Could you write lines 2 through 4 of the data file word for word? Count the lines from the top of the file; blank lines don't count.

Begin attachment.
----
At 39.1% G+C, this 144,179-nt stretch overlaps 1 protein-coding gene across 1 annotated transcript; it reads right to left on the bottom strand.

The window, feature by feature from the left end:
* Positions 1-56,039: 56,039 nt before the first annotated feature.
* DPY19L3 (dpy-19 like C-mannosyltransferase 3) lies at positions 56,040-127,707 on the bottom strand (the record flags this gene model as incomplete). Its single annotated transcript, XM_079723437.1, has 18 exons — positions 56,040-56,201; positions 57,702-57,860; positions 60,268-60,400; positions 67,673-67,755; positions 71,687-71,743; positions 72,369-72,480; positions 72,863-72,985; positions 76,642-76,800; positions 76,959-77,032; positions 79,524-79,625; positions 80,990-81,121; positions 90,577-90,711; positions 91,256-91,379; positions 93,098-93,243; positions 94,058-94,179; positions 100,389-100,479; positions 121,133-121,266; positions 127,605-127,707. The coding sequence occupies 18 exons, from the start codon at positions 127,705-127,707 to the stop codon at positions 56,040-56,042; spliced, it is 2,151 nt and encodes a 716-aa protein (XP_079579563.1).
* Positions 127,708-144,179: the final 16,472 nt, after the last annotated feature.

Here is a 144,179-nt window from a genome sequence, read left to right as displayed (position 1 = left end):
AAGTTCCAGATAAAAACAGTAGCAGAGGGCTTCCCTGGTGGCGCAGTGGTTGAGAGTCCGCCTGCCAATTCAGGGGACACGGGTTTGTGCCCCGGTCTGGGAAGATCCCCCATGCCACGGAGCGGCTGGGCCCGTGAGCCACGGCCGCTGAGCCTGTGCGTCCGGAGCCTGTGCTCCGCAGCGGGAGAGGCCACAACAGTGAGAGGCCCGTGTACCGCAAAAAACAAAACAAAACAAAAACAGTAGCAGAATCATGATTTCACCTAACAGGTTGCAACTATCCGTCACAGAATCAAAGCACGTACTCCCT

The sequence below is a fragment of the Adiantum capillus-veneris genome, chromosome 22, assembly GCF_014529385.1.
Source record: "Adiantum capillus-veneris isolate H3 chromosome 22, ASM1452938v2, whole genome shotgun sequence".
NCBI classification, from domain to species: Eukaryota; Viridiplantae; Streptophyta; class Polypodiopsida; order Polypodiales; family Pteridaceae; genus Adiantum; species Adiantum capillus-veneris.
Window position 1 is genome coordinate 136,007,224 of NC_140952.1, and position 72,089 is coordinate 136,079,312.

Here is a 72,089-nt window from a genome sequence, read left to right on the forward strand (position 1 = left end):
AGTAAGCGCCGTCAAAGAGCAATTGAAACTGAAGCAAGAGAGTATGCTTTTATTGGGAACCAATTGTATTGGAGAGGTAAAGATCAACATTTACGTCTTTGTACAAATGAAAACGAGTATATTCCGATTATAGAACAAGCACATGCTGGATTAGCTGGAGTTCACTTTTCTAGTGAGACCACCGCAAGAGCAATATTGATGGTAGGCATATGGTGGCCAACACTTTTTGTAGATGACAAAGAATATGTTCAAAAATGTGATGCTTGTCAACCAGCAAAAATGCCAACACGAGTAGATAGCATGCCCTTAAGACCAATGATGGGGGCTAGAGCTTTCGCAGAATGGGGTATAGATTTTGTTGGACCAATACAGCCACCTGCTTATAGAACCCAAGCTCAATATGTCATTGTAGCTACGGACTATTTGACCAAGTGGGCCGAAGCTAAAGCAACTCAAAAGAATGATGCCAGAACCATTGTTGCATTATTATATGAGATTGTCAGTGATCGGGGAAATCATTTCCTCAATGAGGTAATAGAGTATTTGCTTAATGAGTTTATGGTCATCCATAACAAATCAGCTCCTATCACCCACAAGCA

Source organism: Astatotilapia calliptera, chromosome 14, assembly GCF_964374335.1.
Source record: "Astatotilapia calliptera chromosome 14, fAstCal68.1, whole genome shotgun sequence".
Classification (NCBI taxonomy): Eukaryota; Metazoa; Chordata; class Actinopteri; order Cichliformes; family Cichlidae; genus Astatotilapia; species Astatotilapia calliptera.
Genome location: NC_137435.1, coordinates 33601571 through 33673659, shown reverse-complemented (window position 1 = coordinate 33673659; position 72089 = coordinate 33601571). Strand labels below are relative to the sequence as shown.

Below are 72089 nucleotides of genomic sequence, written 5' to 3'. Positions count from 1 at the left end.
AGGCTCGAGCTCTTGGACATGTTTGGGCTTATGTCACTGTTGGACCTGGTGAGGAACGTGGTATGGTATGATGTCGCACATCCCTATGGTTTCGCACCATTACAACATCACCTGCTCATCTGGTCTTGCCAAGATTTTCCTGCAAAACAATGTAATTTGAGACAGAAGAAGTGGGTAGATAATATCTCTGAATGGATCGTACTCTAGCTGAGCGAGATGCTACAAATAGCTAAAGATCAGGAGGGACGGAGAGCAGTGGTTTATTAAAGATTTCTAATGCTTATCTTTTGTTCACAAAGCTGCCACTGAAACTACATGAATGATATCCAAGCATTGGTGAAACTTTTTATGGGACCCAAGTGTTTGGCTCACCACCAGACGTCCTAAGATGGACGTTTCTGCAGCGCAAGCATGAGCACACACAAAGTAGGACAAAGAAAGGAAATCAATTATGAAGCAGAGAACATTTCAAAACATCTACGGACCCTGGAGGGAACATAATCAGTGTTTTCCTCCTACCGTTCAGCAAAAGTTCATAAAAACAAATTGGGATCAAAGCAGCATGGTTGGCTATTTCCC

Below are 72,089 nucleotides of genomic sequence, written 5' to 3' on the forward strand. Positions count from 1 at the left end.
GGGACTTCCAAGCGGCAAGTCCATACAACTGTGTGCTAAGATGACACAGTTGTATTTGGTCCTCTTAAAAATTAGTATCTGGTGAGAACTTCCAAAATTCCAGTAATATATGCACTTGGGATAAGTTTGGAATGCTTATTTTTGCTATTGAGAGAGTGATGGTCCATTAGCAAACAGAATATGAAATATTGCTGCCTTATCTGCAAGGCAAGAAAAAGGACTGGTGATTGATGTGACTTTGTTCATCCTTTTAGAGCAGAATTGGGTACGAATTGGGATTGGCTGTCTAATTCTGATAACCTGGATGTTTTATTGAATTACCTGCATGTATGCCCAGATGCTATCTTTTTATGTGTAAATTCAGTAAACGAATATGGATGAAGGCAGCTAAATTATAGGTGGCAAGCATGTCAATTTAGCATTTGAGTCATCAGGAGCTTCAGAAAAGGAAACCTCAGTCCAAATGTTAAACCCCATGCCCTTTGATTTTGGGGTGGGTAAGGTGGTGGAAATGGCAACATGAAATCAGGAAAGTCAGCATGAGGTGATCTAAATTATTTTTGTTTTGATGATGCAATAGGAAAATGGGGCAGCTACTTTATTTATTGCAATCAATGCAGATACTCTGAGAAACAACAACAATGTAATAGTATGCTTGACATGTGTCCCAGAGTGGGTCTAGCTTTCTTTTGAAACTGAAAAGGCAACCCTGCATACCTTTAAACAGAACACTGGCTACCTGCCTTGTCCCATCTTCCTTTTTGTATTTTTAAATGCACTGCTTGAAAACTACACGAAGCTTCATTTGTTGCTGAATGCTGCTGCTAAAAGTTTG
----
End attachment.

The window, feature by feature from the left end:
* Positions 1-56,039: 56,039 nt before the first annotated feature.
* DPY19L3 (dpy-19 like C-mannosyltransferase 3) lies at positions 56,040-127,707 on the bottom strand (the record flags this gene model as incomplete). Its single annotated transcript, XM_079723437.1, has 18 exons — positions 56,040-56,201; positions 57,702-57,860; positions 60,268-60,400; positions 67,673-67,755; positions 71,687-71,743; positions 72,369-72,480; positions 72,863-72,985; positions 76,642-76,800; positions 76,959-77,032; positions 79,524-79,625; positions 80,990-81,121; positions 90,577-90,711; positions 91,256-91,379; positions 93,098-93,243; positions 94,058-94,179; positions 100,389-100,479; positions 121,133-121,266; positions 127,605-127,707. The coding sequence occupies 18 exons, from the start codon at positions 127,705-127,707 to the stop codon at positions 56,040-56,042; spliced, it is 2,151 nt and encodes a 716-aa protein (XP_079579563.1).